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Should You Be Concerned About CTS Corporation's (NYSE:CTS) Historical Volatility?

Simply Wall St

If you're interested in CTS Corporation (NYSE:CTS), then you might want to consider its beta (a measure of share price volatility) in order to understand how the stock could impact your portfolio. Modern finance theory considers volatility to be a measure of risk, and there are two main types of price volatility. The first category is company specific volatility. This can be dealt with by limiting your exposure to any particular stock. The second type is the broader market volatility, which you cannot diversify away, since it arises from macroeconomic factors which directly affects all the stocks on the market.

Some stocks see their prices move in concert with the market. Others tend towards stronger, gentler or unrelated price movements. Some investors use beta as a measure of how much a certain stock is impacted by market risk (volatility). While we should keep in mind that Warren Buffett has cautioned that 'Volatility is far from synonymous with risk', beta is still a useful factor to consider. To make good use of it you must first know that the beta of the overall market is one. Any stock with a beta of greater than one is considered more volatile than the market, while those with a beta below one are either less volatile or poorly correlated with the market.

View our latest analysis for CTS

What CTS's beta value tells investors

Given that it has a beta of 1.29, we can surmise that the CTS share price has been fairly sensitive to market volatility (over the last 5 years). Based on this history, investors should be aware that CTS are likely to rise strongly in times of greed, but sell off in times of fear. Many would argue that beta is useful in position sizing, but fundamental metrics such as revenue and earnings are more important overall. You can see CTS's revenue and earnings in the image below.

NYSE:CTS Income Statement, January 20th 2020

Does CTS's size influence the expected beta?

CTS is a small company, but not tiny and little known. It has a market capitalisation of US$1.0b, which means it would be on the radar of intstitutional investors. It's not particularly surprising that it has a higher beta than the overall market. That's because it takes less money to influence the share price of a smaller company, than a bigger company.

What this means for you:

Beta only tells us that the CTS share price is sensitive to broader market movements. This could indicate that it is a high growth company, or is heavily influenced by sentiment because it is speculative. Alternatively, it could have operating leverage in its business model. Ultimately, beta is an interesting metric, but there's plenty more to learn. In order to fully understand whether CTS is a good investment for you, we also need to consider important company-specific fundamentals such as CTS’s financial health and performance track record. I urge you to continue your research by taking a look at the following:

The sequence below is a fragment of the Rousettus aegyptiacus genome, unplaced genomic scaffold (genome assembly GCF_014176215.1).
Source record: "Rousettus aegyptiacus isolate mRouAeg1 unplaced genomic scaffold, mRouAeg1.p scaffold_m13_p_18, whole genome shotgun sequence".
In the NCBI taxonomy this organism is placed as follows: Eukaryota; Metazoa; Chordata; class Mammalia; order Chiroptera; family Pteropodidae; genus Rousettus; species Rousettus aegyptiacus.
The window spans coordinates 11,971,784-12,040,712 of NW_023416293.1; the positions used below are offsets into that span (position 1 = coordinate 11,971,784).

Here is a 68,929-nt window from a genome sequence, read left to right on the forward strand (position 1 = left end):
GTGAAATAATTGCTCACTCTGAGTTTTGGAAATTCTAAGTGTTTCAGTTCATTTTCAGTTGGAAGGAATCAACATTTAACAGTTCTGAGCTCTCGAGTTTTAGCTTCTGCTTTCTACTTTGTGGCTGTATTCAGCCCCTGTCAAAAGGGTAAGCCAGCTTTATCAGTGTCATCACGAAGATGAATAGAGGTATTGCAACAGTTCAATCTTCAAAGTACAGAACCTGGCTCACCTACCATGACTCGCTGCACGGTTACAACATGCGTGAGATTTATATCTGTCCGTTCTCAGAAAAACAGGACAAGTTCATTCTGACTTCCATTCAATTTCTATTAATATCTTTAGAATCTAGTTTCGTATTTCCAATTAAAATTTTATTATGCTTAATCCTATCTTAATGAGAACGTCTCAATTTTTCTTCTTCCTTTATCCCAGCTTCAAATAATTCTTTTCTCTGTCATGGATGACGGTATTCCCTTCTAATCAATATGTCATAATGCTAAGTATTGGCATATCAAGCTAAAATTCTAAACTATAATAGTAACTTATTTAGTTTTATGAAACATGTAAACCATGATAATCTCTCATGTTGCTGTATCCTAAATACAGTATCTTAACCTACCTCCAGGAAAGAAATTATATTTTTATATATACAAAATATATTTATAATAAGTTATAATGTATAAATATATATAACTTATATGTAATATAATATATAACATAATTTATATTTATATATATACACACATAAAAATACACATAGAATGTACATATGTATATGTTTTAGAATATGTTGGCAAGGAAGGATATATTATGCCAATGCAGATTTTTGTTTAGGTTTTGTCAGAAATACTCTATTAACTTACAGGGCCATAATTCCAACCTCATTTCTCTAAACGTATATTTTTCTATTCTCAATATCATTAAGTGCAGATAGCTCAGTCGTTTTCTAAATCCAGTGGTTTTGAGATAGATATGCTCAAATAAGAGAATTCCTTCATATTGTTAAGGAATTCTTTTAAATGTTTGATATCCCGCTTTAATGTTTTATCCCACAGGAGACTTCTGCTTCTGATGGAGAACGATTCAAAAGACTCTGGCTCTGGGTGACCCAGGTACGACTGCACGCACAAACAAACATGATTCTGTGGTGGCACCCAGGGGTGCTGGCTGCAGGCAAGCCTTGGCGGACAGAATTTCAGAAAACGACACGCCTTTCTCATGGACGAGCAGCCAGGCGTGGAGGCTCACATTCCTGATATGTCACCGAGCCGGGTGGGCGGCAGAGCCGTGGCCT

1. Future Outlook: What are well-informed industry analysts predicting for CTS’s future growth? Take a look at our free research report of analyst consensus for CTS’s outlook.
  2. Past Track Record: Has CTS been consistently performing well irrespective of the ups and downs in the market? Go into more detail in the past performance analysis and take a look at the free visual representations of CTS's historicals for more clarity.
  3. Other Interesting Stocks: It's worth checking to see how CTS measures up against other companies on valuation. You could start with this free list of prospective options.

If you spot an error that warrants correction, please contact the editor at editorial-team@simplywallst.com. This article by Simply Wall St is general in nature. It does not constitute a recommendation to buy or sell any stock, and does not take account of your objectives, or your financial situation. Simply Wall St has no position in the stocks mentioned.

We aim to bring you long-term focused research analysis driven by fundamental data. Note that our analysis may not factor in the latest price-sensitive company announcements or qualitative material. Thank you for reading.